Berger, Shlomo. The Multiple Voices of Modern Yiddish Literature, Amsterdam: Menasseh Ben Israel Institute, 2007.
-The compilation of voices in this source touches upon many aspects of modern Yiddish literature specifically the likes of poetry written by both men and women. The addition of commentary from modern Yiddish and Judaic scholars helps to explain the background, motives and features of each poet and writer as they set out to elucidate various facets of Yiddish life through written expression.
Kalman, Floris, and Yisroel Shtern. “Literature with a Purpose….” The Yisroel Stern Project, N.p., n.d. 6 Nov. 2012. .
-Kalman’s translations of Shtern’s essay on Yiddish literature provides some historical context as to how Yiddish scholars were perceived by different European political parties. He also touches upon the Bund which was a political party that existed from the end of the 19th century onward for roughly 30 years in Poland. This source provides a valuable first hand account on the relationship between Yiddish writers, their writing and their relationship with a thriving political party in Eastern Europe during the final period of Yiddish enlightenment.
Zumoff, Barnett, and Emmanuel Goldstein. Yiddish Literature in America in 1870-2000.New York: KTAV Publishing House, 2009.
-The anthology covers excerpts of Yiddish literature in American poetry, essays and fiction. The collection of sources includes a number of famous Yiddish authors including Sholem Aeichem and I.B. Singer. It also includes a number of authors who are unknown to many because they have not been translated into English. During these years, Yiddish literature expanded and became a voice for generations of Jews across the world. The source provides extremely valuable primary source accounts of many Yiddish speaking Jews that provides valuable insight into their lives.
Beer, Helen. “Yiddish Without Yiddish?.” European Judaism 42.2 (2009): 10-18. Religion and Philosophy Collection. Web. 6 Nov. 2012.
-The article describes the richness of Yiddish culture prior to its demise during the Holocaust. It focuses primarily on Poland as the author Beer describes how the Jewish people were able to create an allegiance to the culture without any knowledge of the language’s past. As a native Yiddish speaker, her arguments seem to be egotistically based on the fact that she caries more Yiddish culture in her than the Polish did because she actually spoke the language and that in effect says that in order to understand the culture you must speak the language. It is a reliable and helpful source because it explains pre-World War II Yiddish life in Poland.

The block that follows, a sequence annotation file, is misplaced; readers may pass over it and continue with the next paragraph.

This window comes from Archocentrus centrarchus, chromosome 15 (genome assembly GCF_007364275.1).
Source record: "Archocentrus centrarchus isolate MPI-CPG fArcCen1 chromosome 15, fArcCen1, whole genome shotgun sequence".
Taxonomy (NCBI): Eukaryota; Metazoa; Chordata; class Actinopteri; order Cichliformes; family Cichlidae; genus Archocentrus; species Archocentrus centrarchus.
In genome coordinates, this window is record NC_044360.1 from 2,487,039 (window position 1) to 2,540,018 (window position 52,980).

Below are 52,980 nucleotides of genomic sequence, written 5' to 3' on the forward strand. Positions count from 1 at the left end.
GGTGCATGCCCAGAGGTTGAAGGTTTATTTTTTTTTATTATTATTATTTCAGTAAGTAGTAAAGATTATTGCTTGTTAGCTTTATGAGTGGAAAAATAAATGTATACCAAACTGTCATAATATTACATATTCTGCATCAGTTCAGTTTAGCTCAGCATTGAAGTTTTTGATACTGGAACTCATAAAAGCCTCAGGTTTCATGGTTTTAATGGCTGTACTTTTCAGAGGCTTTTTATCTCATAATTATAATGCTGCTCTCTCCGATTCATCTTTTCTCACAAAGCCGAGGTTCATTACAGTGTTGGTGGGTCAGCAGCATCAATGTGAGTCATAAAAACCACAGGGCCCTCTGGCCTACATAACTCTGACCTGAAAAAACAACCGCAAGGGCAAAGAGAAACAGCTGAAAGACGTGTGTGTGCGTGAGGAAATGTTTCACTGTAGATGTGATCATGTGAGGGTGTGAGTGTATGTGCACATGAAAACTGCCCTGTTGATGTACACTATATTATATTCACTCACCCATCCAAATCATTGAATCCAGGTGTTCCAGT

Ramos-Gonzalez, Alicia. “Daughters of Tradition: Women in the Yiddish Culture in the 16th-18th Centuries.” European Journal of Women’s Studies 12.2 (2005): 213-26.Boston University Library. Web. 6 Nov. 2012.
-This article focuses primarily on women in Yiddish culture during the 16th-18th centuries. It discusses to what extent the language was a means for gaining knowledge for women as they spoke it in ordinary life, business relations and and social settings. There is an association between women and Yiddish literature that according to the article has gone without much discussion. This source helps because most literature on Yiddish culture does not focus on women and it is helpful to have a perspective on the opposing gender in such a patriarchal society.
Warnke, Nina. “Immigrant Popular Culture as Contested Sphere: Yiddish Music Halls, the Yiddish Press, and the Processes of Americanization, 1900-1910.” Theatre Journal 48.3 (1996): 321-35. Boston University Library. Web. 6 Nov. 2012.
-Warnke’s writing provides insight into how Yiddish culture developed in America at the turn of the 20th century. At a time where immigrants were pouring into New York and all across America, the culture greatly evolved from 1900-1910. The article specifically critiques American theatre, music and literature that was performed and written in the Yiddish language. Unfortunately, the source is too specified and does not offer insight into a substantial enough time frame that my research encompasses.
Related Research Guides:
Taylor, Izabella. “Hebrew and Yiddish Language and Literature Research Guide.” – Rosenthal Library, Queens College, CUNY. CUNY Queens, n.d. Web. 06 Nov. 2012..
-The CUNY Queens guide provides a significant amount of related book, periodicals, articles and web sources that are effective supplemental sources. It also provides information on how to navigate the guide and which sources are more effective than others. Some of the relevant sources include writing on the History of Yiddish Literature, Yiddish Language and Folklore as well as a dictionary that contains popular Yiddish phrases and terms.